One day, Catherine had a vision of Saint Dominic offering her a lily and a Dominican religious habit. In the face of Catherine’s determination, her father finally gave her permission to join the Sisters of Penance of St. Dominic (called the Mantellate, because of their black mantles, mantellata in Italian). These were primarily widows who devoted themselves to charitable works and got together to attend Mass and receive religious instruction. Presented by her mother, Catherine was rejected by the sisters, who found her too young and perhaps too fanatical. But a bit later, overwhelmed by the zeal and courage Catherine showed in enduring a serious illness, the sisters agreed to accept her, and in late 1364 she received the habit.

“If I had not been there...”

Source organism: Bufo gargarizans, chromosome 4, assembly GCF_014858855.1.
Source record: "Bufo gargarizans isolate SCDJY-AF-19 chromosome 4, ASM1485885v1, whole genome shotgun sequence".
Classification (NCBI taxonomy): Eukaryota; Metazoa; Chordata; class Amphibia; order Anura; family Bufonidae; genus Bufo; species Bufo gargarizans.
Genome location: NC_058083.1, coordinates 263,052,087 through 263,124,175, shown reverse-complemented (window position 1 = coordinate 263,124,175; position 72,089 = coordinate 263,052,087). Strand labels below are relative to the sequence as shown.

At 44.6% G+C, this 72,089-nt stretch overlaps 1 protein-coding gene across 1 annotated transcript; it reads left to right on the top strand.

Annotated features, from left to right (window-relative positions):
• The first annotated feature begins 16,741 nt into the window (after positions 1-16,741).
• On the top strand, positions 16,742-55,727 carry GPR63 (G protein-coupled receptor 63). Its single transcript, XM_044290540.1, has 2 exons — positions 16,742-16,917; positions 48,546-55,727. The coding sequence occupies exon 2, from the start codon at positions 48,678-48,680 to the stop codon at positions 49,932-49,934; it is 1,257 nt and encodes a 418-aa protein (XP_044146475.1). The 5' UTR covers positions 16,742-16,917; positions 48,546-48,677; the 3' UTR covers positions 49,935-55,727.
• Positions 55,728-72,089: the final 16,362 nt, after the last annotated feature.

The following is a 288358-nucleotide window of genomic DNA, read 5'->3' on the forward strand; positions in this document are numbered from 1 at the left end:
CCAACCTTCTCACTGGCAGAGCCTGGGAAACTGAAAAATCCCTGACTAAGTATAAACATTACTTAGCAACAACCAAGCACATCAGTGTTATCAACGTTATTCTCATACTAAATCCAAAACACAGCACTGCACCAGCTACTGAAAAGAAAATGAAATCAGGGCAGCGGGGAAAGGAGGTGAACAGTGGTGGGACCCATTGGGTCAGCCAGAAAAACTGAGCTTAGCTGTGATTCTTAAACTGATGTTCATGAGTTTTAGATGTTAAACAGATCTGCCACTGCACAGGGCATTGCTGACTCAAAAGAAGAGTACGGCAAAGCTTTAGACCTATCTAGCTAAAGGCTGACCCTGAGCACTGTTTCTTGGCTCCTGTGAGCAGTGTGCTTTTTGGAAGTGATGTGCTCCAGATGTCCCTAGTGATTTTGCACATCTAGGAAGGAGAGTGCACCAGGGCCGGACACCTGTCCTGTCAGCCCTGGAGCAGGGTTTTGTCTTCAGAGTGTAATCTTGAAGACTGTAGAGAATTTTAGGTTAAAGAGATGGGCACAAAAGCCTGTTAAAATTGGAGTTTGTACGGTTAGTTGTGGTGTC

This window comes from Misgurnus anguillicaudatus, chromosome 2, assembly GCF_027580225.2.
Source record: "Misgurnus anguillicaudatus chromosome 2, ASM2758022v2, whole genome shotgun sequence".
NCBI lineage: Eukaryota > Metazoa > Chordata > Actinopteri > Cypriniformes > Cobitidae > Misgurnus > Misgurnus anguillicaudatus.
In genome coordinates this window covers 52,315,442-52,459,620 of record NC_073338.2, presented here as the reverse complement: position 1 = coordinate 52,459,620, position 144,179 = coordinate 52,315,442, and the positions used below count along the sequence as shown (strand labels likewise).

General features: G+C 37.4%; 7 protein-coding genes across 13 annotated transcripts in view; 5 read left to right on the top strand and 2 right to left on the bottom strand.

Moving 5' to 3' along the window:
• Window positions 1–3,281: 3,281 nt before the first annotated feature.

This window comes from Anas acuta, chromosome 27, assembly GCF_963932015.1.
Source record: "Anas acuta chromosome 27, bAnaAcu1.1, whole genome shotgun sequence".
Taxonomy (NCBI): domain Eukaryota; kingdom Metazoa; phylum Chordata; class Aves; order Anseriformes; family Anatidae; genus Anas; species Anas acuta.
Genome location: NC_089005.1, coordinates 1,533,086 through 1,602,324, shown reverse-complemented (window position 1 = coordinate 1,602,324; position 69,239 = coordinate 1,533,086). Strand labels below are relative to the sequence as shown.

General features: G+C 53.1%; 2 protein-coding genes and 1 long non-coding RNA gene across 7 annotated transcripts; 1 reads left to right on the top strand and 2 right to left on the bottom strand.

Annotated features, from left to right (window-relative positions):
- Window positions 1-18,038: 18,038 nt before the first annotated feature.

From her novitiate, Catherine, who led a very ascetic  life, was favored with apparitions and dialogue with Jesus. Yet along with these mystical gifts came moments of doubt and anxiety, and strong temptations. After an especially strong temptation, Our Lord appeared to Catherine: “Good and most sweet Jesus,” she said to Him gently, “where were You when my soul was prey to such torments?”—“I was in your heart, Catherine, for I only depart from those who first leave me by consenting to sin.”—“What! You were in my heart drowning in such disgusting thoughts?”—“Tell Me, Catherine, did these thoughts cause you joy or sadness?”—“Oh, Lord! Immense sadness and disgust.”—“And what was it that made you sad, if not My presence in your heart? If I had not been there, you would have consented to those temptations. It was I Who made you reject them and be distressed over them. And I was delighted by your fidelity to Me during this painful struggle.” In one of her letters, Catherine would divulge the precious lesson she drew from this trial: “God allows temptation so that our virtues might prove themselves and to increase His grace; so that we might not be conquered, but conquerors thanks to our trust in the divine assistance that enables us say with the Apostle Paul: I can do all things in Him Who strengthens me (Phil. 4:13).”